Written By: Jonathan Farine and Ruth Aruliah, Summer Student
Imagine you are driving and are suddenly faced with an oncoming car or another emergency on the road. You swerve to avoid an accident but end up in a collision with another car instead. Can you be found legally responsible for the injuries caused in this collision?
The case law has developed a doctrine called “Agony of Collision”, which is meant to protect drivers from legal liability in emergency situations, provided that they acted reasonably. The doctrine recognizes that in a sudden and unexpected emergency, your reaction can be shielded from liability even if it might not have been the best response.
What is considered a reasonably competent driver?
One of the first cases to summarize the “Agony of Collision” doctrine, Gerbrandt v. Deleeuw  B.C.J. No. 1022, stated that the law does not expect the same care from a driver in an emergency situation as it does from a driver in normal circumstances. Some leeway will be given if a driver reacts imperfectly to an emergency situation. However, the doctrine will not shield drivers who have sufficient opportunity to avoid a collision and fail to do so. In Holizki Estate v. Alberta (Public Trustee), 2008 ABQB 716, the court held that if a “driver anticipates a dangerous situation and has sufficient opportunity to apply his brakes or take other evasive action to avoid the collision, but does not, then the doctrine is not applicable.” The doctrine will not protect drivers who are shocked into inactivity or have a delayed reaction to an emergency situation, but it will protect those drivers who do react reasonably in an attempt to avoid when first alerted to a dangerous situation.
What can be considered a sudden and unexpected emergency?
In Bern v. Jung, 2010 BCSC 730, the Plaintiff was cycling down an entrance ramp and lost control of his bicycle when the Defendant’s car unexpectedly drove towards him in the wrong lane. The Plaintiff had to make a split-second decision and apply his brakes forcefully, resulting in him falling and sustaining injuries. The Defendant argued that the Plaintiff was responsible because he was not exercising enough caution as he rode down the entrance ramp.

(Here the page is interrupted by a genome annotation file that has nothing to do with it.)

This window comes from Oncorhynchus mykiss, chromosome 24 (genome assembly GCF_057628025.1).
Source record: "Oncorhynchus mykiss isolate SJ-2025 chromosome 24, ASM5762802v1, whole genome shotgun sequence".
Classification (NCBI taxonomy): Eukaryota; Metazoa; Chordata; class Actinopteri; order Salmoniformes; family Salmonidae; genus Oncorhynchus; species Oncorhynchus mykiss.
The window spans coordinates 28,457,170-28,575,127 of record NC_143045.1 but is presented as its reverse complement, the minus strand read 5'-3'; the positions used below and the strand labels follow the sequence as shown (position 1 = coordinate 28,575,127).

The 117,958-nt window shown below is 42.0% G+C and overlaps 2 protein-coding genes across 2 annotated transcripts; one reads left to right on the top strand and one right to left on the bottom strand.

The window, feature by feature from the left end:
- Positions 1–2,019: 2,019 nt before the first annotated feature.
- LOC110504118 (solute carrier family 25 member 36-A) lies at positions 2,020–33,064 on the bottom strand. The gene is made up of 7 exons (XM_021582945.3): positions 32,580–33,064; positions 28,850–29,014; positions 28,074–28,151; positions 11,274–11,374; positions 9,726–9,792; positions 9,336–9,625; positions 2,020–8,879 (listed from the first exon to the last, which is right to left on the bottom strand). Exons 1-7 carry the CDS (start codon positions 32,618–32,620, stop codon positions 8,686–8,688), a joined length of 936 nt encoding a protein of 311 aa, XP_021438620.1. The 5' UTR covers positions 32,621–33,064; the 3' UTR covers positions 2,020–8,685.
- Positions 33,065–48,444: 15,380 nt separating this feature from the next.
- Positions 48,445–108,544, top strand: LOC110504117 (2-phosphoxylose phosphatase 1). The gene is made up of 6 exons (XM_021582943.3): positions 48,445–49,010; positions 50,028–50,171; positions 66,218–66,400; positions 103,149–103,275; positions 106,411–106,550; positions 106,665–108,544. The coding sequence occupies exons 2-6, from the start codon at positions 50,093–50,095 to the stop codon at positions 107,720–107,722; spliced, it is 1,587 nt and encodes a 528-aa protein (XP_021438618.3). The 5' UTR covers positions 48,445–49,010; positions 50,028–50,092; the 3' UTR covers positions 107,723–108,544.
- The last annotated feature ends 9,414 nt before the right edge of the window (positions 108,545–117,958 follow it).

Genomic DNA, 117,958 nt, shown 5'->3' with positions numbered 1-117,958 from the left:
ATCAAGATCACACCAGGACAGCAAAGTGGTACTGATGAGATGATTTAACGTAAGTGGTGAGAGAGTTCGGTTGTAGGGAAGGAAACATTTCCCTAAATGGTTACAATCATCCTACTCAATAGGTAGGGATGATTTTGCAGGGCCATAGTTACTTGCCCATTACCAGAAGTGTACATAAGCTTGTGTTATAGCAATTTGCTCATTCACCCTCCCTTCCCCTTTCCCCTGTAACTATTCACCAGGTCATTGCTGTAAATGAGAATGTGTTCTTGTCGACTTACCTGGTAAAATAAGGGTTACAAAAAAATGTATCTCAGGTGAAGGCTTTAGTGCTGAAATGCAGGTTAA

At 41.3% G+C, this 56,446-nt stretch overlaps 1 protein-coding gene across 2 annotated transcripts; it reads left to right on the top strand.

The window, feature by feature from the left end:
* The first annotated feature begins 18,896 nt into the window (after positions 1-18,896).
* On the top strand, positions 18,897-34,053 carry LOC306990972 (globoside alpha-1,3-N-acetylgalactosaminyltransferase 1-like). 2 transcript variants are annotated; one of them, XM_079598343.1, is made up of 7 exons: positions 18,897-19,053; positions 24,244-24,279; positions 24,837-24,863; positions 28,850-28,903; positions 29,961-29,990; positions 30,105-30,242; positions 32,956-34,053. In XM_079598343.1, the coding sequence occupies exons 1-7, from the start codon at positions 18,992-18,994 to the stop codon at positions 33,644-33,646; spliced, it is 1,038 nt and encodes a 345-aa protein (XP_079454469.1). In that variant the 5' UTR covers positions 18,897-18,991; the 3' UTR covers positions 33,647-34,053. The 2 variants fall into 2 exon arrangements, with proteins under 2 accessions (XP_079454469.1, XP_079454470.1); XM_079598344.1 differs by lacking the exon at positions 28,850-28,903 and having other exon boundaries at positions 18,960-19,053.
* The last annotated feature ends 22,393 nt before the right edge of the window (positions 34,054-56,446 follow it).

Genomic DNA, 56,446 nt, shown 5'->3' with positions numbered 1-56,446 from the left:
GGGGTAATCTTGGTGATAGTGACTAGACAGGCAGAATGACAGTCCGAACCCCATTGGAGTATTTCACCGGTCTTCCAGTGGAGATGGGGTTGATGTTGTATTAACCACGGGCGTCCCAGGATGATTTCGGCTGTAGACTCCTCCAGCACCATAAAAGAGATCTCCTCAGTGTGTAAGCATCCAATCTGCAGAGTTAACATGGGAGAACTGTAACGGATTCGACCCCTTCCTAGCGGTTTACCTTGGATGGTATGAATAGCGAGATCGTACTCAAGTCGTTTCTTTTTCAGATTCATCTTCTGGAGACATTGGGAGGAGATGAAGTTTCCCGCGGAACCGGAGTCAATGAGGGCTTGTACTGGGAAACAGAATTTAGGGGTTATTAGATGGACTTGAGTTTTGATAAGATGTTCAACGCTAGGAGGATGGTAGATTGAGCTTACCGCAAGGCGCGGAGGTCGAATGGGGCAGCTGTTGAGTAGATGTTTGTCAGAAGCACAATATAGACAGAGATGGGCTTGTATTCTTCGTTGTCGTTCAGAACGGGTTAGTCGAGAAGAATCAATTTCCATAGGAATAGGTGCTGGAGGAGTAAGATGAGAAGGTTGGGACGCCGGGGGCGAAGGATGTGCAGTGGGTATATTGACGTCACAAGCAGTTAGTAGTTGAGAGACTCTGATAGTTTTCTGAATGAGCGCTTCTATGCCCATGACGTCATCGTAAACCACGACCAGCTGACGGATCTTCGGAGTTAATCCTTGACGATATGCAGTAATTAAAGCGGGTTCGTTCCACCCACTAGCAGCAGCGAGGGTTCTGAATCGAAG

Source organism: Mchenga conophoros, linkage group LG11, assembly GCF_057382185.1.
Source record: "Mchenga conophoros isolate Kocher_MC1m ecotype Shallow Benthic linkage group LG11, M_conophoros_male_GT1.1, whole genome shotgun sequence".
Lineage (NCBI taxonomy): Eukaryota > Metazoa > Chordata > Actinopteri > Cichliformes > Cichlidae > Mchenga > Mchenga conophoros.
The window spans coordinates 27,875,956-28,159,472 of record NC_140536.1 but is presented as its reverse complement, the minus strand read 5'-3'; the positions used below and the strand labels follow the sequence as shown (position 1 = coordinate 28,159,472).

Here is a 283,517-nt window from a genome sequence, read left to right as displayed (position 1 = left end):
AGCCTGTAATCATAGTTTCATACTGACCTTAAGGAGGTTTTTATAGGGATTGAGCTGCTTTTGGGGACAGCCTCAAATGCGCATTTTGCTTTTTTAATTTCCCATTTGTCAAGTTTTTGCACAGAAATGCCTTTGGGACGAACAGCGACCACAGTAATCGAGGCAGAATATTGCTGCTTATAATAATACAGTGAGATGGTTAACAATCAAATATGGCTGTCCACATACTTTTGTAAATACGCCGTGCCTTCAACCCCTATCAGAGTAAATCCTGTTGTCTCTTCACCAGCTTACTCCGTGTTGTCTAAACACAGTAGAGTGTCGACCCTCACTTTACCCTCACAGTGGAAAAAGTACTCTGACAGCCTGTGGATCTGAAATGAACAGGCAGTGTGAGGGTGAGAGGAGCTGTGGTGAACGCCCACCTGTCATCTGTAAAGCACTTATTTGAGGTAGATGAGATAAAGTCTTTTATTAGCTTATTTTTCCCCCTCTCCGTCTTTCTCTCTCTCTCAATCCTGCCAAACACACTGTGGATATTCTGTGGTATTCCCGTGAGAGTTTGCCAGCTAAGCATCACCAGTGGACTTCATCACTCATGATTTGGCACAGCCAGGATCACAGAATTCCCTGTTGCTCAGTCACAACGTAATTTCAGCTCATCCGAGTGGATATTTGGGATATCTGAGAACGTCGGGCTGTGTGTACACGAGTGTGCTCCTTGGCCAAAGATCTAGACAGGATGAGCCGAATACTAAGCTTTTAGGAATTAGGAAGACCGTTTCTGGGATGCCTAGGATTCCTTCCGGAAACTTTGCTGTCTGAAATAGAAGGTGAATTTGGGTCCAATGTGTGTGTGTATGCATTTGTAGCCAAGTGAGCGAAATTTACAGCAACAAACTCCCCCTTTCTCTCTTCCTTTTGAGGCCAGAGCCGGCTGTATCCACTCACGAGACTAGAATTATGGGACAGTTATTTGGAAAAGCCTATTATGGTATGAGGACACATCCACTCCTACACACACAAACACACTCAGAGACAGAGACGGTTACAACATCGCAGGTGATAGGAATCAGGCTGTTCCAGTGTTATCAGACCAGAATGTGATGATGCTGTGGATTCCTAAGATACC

The Plaintiff argued that he did not anticipate that a driver would be heading in the wrong direction, the surprise of which led the Plaintiff to lose control of his bicycle. The court agreed and added that the Plaintiff was entitled to assume that other people would be following the proper direction. As a result, the Plaintiff was considered to have acted in “Agony of Collision” and was shielded from liability.
Considerations for Asserting the Doctrine
The party asserting the defence bears the onus of proving that the danger was imminent and that they were forced to react in the spur of the moment to avoid harm. To increase the likelihood of a successful defence, it is important to highlight all evidence that the danger was unexpected, and that the driver reacted immediately to that sudden danger. Below are scenarios from real cases and the court’s determination of liability.
- The Defendant’s vehicle began weaving into the oncoming lane. When the Plaintiff noticed this, she braked but did not turn her wheel to attempt to avoid it. The vehicles collided in the Plaintiff’s lane. The doctrine applied and the Defendant was found 100% liable because it was reasonable for the Plaintiff to brake in response to the unexpected danger, regardless of whether turning may have been a more effective attempt at avoidance. (Gerbrandt v. Deleeuw,  B.C.J. No. 1022)
- The Plaintiff motorcyclist made an unsafe U-turn in front of Defendant vehicle, who drove into the motorcycle. The Defendant gave evidence that he first saw the motorcycle positioned for a three-point turn on the shoulder of the road. The motorcycle was about 300-600 feet away at that point. The court determined that the Defendant was not in the “Agony of Collision” as the Defendant had time to react and did not reduce their speed or exercise a more vigilant lookout. The Defendant was found to be 25% liable and the Plaintiff was found to be 75% liable. (Kolberg v. Gileff, 2007 BCSC 1662)
- The Defendant truck drivers were fully stopped and having a conversation in opposing lanes, blocking the entire roadway. The Plaintiff motorcyclist first saw the tops of the trucks blocking the roadway. After a brief delay, he applied the rear brake of the motorcycle and continued toward the trucks. The motorcyclists then forcefully applied both breaks before the impact with one of the trucks. The Court held that the motorcyclist was not in the “Agony of Collision” as a reasonably competent rider would not have braked as the Plaintiff did and would now have been “shocked into inactivity and have done nothing for an appreciable length of time.” The Plaintiff was found 40% liable. (Lloyd v. Fox, 1991 CarswellBC 161)